"Project Mogul flight 4 was launched from Alamogordo, N.M. on June 4th, 1947, but was never recovered. Skeptics have long believed it to be the source of debris found by rancher Mack Brazel, and thus the genesis of the Roswell myth.
"About seven years ago, Professor C.B. Moore, who was the Mogul project engineer in 1947, published a reconstruction of the flight path of Flight 4 from launch to touchdown. Using wind reports and data from other Mogul flights, he concluded that the array landed on the Foster ranch where Brazel found the debris. Many consider Moore's reconstruction the most persuasive evidence in favor of the Mogul explanation for Roswell.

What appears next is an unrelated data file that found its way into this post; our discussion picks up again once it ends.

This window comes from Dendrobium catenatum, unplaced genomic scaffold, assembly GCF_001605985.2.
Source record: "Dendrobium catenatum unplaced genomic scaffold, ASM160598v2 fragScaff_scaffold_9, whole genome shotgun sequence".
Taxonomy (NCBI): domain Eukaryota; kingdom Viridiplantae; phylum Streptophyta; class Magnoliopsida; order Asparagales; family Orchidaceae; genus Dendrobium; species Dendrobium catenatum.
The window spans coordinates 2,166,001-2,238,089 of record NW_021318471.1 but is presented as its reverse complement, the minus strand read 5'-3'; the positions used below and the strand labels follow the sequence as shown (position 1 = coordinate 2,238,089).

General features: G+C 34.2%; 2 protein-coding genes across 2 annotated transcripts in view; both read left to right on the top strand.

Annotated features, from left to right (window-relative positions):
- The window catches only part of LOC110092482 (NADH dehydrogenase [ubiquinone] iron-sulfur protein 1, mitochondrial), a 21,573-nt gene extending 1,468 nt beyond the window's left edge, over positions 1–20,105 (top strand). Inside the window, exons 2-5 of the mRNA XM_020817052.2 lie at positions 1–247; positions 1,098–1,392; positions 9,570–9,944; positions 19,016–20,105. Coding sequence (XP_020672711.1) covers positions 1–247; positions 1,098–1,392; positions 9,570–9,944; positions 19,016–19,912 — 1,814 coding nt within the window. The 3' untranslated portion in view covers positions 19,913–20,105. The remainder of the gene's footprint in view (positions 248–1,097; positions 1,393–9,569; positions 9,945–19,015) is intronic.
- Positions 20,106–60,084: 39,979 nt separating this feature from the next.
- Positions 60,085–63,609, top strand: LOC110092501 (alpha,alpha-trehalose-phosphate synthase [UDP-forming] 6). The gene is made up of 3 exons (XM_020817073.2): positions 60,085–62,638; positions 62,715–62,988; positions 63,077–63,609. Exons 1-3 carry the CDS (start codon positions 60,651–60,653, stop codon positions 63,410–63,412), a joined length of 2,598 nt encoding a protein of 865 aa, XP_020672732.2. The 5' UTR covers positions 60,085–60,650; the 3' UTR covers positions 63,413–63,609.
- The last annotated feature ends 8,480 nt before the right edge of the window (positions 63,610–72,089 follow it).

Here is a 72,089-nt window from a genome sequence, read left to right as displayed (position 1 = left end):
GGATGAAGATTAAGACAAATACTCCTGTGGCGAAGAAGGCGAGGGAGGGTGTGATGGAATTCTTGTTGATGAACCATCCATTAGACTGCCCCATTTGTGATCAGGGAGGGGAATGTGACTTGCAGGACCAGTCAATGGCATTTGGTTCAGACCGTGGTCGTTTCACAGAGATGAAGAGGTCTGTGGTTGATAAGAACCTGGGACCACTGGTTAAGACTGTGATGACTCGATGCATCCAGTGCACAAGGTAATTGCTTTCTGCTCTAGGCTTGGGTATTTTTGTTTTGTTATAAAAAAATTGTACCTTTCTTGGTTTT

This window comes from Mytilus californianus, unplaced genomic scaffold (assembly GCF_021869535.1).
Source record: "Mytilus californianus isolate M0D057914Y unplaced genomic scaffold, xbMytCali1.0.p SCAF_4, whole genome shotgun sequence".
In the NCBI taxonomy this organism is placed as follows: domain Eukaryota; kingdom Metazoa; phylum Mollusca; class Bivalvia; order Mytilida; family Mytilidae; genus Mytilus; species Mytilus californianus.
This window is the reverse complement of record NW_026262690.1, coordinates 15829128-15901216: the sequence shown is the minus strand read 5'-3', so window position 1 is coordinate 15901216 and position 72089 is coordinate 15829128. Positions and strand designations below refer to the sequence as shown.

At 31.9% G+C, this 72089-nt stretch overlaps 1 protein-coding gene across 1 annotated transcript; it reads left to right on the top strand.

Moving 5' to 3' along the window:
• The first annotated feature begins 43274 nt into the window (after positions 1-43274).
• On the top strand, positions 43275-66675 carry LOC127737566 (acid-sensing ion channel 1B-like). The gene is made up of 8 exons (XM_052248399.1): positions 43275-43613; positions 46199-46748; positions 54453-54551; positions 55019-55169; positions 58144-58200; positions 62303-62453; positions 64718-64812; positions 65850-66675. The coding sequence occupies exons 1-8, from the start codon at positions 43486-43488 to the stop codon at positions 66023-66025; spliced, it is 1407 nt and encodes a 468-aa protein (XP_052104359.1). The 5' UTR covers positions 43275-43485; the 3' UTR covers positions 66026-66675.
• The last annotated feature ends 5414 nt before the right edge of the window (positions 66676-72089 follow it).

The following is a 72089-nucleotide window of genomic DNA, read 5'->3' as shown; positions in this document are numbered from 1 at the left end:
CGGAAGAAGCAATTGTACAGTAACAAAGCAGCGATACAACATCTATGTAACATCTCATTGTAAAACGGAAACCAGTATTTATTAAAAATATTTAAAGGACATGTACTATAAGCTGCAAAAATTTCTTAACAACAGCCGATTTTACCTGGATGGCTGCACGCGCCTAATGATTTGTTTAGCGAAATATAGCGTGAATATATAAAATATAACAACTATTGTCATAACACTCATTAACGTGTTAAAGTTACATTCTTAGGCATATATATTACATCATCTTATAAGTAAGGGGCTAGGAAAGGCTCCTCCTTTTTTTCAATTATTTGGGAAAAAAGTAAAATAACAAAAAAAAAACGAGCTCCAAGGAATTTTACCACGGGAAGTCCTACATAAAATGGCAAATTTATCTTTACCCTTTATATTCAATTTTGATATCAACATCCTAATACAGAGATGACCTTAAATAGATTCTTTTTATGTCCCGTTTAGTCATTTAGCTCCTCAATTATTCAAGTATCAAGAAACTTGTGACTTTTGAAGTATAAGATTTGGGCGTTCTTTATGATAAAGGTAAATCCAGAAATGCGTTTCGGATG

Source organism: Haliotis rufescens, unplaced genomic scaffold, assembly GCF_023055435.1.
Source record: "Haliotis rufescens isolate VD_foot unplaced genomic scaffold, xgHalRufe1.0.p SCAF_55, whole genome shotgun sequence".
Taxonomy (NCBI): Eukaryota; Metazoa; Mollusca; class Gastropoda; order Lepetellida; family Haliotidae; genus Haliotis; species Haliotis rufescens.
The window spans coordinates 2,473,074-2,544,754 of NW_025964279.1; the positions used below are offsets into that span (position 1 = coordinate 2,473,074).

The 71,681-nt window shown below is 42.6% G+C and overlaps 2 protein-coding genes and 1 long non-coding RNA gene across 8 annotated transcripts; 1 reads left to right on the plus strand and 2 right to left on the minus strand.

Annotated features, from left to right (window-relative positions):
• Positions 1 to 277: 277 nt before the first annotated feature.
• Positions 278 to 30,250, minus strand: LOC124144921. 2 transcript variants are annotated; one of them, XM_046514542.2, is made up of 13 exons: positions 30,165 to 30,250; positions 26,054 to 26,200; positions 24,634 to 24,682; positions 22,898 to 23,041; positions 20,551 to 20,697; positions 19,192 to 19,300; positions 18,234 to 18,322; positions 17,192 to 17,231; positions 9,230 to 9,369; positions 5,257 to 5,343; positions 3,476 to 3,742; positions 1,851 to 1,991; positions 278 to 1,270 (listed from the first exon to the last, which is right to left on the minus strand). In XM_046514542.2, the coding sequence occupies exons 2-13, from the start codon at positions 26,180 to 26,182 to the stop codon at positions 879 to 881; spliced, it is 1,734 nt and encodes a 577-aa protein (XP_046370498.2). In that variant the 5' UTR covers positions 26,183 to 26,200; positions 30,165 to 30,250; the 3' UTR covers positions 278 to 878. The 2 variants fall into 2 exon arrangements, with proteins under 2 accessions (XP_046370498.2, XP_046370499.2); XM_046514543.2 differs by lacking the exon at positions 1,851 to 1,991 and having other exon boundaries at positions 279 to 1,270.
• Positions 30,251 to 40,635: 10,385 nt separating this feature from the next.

"Unfortunately for Moore and the Mogulists, physicists David Rudiak and Brad Sparks have published a lengthy and rigorous engineering analysis of Moore's reconstruction. They demonstrate that he 'cooked the books' by altering almost every parameter to artificially produce the Foster landing site.
"Using legitimate data, Rudiak and Sparks found that Flight 4 would have touched down 70 to 100 miles northeast of the ranch."
We don't know Rudiak, and all we really know about Brad Sparks is that he helped Todd Zechel run up a $2,000 phone bill when Zechel was freeloading with us back in 1977. Your "Smear" editor has a long memory indeed! - Editor.